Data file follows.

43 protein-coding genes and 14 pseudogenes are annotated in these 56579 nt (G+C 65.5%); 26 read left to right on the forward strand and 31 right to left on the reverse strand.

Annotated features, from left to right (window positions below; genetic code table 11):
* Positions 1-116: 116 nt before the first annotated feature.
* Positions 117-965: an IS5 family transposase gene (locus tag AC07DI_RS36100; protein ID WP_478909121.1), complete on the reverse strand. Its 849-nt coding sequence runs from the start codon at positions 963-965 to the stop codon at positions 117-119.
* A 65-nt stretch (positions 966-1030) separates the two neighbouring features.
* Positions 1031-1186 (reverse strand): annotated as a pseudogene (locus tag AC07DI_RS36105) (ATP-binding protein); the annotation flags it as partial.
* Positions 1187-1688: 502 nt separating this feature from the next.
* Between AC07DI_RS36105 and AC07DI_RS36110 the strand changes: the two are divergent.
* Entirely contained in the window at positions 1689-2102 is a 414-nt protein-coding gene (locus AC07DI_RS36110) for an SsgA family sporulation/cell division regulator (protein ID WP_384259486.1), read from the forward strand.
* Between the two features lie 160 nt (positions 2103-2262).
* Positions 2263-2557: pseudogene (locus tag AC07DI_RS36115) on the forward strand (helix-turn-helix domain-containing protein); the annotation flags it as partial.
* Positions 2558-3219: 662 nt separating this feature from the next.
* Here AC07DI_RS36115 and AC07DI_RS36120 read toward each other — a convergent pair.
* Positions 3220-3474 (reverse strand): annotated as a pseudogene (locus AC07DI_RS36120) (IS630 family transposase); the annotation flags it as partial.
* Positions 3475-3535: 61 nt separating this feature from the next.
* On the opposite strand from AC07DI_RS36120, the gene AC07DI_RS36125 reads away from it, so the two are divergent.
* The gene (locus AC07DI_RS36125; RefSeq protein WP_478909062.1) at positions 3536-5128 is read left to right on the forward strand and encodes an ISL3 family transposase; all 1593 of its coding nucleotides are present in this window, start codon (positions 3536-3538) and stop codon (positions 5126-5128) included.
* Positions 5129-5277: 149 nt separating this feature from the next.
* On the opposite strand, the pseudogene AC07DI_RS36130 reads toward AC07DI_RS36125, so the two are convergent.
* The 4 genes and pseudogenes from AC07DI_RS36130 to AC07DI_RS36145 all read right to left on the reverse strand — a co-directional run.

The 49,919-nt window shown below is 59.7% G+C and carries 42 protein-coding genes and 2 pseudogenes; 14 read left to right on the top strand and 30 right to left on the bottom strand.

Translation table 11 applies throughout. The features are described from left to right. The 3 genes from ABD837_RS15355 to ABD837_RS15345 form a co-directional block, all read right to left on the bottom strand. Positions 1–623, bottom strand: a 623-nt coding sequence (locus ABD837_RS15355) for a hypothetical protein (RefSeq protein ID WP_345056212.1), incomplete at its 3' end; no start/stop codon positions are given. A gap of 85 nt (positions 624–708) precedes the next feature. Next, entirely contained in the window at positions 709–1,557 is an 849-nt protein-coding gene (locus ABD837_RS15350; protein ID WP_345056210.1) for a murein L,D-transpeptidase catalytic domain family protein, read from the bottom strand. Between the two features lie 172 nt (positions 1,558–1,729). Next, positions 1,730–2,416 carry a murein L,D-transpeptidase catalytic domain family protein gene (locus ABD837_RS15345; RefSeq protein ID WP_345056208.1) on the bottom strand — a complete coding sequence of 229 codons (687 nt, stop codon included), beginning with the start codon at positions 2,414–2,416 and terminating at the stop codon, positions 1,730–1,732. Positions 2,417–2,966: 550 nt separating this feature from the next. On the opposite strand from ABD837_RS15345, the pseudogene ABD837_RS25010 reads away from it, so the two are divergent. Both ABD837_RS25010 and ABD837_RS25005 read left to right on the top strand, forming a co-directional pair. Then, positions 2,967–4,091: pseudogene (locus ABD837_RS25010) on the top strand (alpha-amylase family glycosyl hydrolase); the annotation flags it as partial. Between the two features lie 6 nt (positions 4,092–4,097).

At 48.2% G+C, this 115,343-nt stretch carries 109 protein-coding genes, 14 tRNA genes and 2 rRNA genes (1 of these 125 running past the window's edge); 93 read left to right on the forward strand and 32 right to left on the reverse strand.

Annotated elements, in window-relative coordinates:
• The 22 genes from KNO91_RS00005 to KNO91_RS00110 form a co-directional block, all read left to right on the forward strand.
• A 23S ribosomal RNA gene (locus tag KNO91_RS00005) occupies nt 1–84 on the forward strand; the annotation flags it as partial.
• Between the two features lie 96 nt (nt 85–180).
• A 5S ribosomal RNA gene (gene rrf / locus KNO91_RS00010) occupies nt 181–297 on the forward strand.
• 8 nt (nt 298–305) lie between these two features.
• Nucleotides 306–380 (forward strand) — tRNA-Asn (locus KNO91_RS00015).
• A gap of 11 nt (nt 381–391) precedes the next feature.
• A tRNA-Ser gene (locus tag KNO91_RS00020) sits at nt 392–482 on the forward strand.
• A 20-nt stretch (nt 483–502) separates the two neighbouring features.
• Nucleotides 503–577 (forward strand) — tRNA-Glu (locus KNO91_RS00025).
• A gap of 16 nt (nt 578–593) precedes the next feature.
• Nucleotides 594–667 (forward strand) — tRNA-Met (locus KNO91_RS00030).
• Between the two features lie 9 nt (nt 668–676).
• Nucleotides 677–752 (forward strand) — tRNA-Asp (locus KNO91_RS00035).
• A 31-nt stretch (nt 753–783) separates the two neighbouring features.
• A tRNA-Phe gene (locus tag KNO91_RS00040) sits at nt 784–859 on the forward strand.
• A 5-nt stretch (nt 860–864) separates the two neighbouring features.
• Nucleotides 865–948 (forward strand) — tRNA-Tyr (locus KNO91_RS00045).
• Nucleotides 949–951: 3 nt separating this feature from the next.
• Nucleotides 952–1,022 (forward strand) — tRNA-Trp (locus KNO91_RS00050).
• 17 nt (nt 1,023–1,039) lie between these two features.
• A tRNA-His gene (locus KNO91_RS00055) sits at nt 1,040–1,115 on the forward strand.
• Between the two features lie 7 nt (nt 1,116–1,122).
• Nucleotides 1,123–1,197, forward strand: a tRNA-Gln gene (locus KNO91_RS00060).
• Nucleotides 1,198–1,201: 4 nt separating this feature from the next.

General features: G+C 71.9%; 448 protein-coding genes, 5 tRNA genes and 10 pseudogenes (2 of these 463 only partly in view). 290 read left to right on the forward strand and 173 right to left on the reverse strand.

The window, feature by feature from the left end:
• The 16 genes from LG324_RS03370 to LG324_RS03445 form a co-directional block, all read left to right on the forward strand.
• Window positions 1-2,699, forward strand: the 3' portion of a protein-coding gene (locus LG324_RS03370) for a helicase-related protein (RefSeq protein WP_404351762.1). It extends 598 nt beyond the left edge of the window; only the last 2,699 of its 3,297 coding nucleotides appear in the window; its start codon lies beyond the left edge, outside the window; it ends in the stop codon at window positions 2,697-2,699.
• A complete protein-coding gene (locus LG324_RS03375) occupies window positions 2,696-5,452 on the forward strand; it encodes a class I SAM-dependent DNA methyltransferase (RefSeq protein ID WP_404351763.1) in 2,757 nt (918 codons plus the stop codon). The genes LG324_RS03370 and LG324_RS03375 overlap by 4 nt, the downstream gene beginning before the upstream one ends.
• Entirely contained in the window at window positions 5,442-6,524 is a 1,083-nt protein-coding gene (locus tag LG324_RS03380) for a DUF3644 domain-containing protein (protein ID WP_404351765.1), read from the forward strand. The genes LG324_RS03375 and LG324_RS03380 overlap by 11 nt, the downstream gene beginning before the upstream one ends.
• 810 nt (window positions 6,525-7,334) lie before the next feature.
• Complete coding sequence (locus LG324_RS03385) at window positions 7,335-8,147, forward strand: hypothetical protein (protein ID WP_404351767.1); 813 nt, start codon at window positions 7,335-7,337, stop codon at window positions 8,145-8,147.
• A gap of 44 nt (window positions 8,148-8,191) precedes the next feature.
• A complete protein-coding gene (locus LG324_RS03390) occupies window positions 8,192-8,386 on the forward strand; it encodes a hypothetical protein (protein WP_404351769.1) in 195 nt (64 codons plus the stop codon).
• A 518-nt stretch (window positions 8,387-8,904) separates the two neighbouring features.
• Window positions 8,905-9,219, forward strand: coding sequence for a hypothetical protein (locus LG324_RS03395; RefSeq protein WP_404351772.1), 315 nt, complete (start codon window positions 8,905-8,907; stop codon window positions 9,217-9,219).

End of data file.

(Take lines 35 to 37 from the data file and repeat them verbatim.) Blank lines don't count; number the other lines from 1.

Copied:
• A gap of 16 nt (nt 578–593) precedes the next feature.
• Nucleotides 594–667 (forward strand) — tRNA-Met (locus KNO91_RS00030).
• Between the two features lie 9 nt (nt 668–676).